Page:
Caracol, deep in the Belize Chiquibul Forest still undiscovered!

Getting out of bed early is not something I willingly do, but when our friends at Amigo’s Jungle Tours offered to take me on their inaugural trip to Caracol Archaeological Site, all I could say was“hell yes!” Who could say no to an all-day adventurous trip from the tropical Caribbean Sea to Belize’s lush rainforest? Let’s not forget, Caracol has been on my bucket-list of travels and when opportunity comes knocking, I answer!
Caracol-16The boat ride from Ambergris Caye to Belize City early in the morning brings its own charm and beauty. Even the sleepiest of eyes can appreciate a colorful sunrise as the sun breaks across the reef.With beautiful sights and a smooth ride, an hour passed without us even realizing, and soon the old capital Belize City, lay ahead. We stepped off the boat and into the comfortable van tasked to carry us deep into the jungle. Fully equipped with AC, sound system, ample space and seating, comfort was no issue on this trip. The van was turned westward, headed to the lush green district of Cayo where a beautiful rainforest and stunning archeological sites awaited us eager explorers.Caracol-1
An hour and half drive later, we entered the junction at Santa Elena Town via the George Price Highway, taking us through several Maya communities along the dirt road that leads to Mountain Pine Ridge. Naturally created rivers, mountains and even natural waterfalls and pools along the way added to the excitement, as our driver made occasional stops to point out the scenic views to us.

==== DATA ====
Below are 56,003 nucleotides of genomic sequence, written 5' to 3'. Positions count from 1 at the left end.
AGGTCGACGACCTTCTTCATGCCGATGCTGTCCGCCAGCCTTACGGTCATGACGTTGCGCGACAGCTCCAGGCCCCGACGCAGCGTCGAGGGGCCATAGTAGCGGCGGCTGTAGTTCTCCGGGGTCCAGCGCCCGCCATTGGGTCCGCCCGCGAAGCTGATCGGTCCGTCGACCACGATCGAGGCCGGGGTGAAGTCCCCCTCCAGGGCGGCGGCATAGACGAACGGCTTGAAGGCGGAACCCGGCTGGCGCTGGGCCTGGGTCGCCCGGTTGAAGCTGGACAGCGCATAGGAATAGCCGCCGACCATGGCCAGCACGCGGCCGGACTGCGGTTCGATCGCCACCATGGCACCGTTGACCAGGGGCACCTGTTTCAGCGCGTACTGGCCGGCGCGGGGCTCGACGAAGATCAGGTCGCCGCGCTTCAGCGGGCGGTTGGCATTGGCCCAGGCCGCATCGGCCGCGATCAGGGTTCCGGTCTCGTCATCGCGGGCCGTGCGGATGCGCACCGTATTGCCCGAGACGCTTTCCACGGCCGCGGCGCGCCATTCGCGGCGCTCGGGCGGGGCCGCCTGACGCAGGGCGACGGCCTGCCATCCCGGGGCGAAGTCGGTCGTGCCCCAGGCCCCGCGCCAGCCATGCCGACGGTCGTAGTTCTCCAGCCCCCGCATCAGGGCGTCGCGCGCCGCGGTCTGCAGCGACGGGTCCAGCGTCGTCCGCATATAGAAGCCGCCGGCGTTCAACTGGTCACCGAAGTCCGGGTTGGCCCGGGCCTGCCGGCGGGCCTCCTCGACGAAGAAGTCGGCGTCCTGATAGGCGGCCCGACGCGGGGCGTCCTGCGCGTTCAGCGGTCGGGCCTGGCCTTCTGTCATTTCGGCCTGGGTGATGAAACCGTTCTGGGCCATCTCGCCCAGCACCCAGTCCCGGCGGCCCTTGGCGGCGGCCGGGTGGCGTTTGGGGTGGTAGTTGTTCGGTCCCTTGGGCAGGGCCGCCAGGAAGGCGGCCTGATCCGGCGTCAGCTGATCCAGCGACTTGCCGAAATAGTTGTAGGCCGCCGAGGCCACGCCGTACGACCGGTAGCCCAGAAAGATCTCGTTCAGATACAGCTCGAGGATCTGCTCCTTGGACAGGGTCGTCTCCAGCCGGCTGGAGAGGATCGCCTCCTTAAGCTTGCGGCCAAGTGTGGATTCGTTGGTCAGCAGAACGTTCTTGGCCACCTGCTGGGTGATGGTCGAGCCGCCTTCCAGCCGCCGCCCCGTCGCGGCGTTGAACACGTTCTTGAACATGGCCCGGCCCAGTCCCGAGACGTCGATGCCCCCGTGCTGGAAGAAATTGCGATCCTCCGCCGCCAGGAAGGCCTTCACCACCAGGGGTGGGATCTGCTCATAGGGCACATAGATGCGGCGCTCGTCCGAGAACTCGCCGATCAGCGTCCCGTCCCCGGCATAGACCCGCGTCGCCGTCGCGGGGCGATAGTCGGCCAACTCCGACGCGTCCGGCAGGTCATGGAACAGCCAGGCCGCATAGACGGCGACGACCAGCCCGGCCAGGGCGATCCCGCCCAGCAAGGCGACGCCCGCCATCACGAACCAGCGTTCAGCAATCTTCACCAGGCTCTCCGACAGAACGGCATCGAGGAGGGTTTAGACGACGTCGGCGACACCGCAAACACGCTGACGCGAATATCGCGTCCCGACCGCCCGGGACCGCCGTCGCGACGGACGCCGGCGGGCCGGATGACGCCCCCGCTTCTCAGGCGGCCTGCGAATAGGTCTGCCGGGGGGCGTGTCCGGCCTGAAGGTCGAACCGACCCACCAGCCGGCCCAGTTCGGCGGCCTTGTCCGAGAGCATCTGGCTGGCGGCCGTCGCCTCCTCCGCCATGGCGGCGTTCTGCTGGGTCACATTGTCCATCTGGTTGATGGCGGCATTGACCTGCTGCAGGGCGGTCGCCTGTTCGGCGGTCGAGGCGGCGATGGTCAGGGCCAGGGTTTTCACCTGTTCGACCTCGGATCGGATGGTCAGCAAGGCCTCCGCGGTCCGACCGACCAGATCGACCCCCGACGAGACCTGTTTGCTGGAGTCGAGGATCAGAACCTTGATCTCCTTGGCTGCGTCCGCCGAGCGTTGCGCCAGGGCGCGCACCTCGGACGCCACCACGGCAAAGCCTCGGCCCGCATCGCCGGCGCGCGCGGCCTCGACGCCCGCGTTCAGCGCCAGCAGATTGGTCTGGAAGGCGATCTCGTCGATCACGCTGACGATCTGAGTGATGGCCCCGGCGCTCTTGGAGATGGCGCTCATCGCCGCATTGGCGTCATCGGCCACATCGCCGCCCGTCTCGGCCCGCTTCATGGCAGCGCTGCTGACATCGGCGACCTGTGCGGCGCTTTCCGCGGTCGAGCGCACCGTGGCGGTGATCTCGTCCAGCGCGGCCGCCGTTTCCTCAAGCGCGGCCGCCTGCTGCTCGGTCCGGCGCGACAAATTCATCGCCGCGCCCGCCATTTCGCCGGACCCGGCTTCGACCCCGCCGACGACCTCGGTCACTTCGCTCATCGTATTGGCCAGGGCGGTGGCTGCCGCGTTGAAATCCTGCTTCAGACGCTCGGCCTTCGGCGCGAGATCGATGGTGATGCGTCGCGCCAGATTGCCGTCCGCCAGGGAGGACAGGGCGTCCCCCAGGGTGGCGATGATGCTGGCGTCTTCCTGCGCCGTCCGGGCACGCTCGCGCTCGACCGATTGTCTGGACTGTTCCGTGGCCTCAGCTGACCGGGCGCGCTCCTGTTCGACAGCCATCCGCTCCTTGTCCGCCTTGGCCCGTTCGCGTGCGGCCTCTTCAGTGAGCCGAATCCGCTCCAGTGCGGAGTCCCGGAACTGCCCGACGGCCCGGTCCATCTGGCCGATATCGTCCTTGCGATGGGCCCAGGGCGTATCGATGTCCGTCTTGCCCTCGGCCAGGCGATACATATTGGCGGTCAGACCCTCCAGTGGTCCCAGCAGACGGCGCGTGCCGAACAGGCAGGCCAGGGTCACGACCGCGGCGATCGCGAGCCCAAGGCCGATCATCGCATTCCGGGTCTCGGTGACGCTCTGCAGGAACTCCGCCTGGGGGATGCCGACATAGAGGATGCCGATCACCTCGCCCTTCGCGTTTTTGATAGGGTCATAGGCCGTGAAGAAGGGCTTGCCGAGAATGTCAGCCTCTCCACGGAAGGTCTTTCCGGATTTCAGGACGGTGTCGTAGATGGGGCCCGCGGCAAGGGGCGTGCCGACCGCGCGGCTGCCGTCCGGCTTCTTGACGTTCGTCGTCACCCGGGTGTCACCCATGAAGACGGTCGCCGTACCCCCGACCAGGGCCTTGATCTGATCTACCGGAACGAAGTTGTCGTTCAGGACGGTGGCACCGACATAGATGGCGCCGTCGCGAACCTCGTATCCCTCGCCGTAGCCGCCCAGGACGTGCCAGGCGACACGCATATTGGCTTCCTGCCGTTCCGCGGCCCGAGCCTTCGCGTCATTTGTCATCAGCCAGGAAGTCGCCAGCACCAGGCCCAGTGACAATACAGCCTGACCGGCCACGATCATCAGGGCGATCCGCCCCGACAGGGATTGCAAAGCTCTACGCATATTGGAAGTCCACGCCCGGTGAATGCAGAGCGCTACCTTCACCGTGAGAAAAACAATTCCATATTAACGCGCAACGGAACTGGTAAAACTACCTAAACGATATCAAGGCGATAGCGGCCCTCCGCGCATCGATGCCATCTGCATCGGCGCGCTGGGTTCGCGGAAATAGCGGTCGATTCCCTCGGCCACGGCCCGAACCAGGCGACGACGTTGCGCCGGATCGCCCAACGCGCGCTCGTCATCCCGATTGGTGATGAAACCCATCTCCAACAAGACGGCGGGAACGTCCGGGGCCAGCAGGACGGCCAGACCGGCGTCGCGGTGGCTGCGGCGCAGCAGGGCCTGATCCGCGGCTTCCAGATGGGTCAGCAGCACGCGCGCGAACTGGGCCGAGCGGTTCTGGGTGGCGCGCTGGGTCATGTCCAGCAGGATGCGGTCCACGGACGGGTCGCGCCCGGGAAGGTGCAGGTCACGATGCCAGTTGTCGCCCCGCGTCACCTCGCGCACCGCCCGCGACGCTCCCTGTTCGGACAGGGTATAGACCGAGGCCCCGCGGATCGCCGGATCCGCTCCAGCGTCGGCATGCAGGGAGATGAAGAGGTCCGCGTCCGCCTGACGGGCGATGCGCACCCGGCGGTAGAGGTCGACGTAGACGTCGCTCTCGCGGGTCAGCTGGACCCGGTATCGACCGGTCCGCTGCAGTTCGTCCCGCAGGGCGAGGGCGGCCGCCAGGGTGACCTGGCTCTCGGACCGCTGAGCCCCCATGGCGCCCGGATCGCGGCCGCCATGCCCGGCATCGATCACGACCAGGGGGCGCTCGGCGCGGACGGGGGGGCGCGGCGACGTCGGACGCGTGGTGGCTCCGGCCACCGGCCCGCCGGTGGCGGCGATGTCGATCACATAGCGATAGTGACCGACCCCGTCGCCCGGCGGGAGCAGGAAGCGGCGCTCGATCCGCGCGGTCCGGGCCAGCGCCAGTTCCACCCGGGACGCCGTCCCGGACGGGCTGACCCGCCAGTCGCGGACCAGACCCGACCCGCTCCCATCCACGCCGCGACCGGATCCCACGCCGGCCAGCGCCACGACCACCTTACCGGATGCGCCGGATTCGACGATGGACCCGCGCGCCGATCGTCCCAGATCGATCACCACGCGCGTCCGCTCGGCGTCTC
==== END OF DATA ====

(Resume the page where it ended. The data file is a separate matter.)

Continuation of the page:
Time passed quickly, and we were soon deep within Belize’s rainforest in the Maya Mountains, nestled within the Chiquibul National Park. Rising high into skies, in the middle of the thick vegetation of the Maya Mountains is Caracol–the largest archeological site in Belize. She is quite the beauty!
Deigo Cruz, our guide for the day, walked us through the rich history of what once was a powerful Maya City. Caracol’s ancient Mayan name was once Uxwitza which means “Three Water Hill but in the Early Classic period, it was renamed to UxWitzAjaw, or “Three Hills Lord.” Later, after modern day archaeologists began uncovering the remains of city in the late 1930’s, they gave the site the name Caracol. Spanish for snail, Caracol was chosen because of the winding road leading to the site, and the discovery of two workstations at one of the structures, El Barrio (The Neighborhood), that were used to crush snail shells. Most of the crushed shells were mixed with clay to make pottery – a unique discovery to Caracol during the excavation process.
Caracol-13Distinctive and elaborate carvings at the 16 altars and 11 stelae that are on display make Caracol different from many other ruins in the Mundo Maya region. In fact, our tour guide pointed to evidence that suggests that at one point, part of the architecture on one structure suggest the influence of the Yucatec Maya, after a queen married one of the rulers at Caracol. That explains why part of a structure at Caracol has a slightly different, steep layer, similar to those found on ruins in southern Mexico.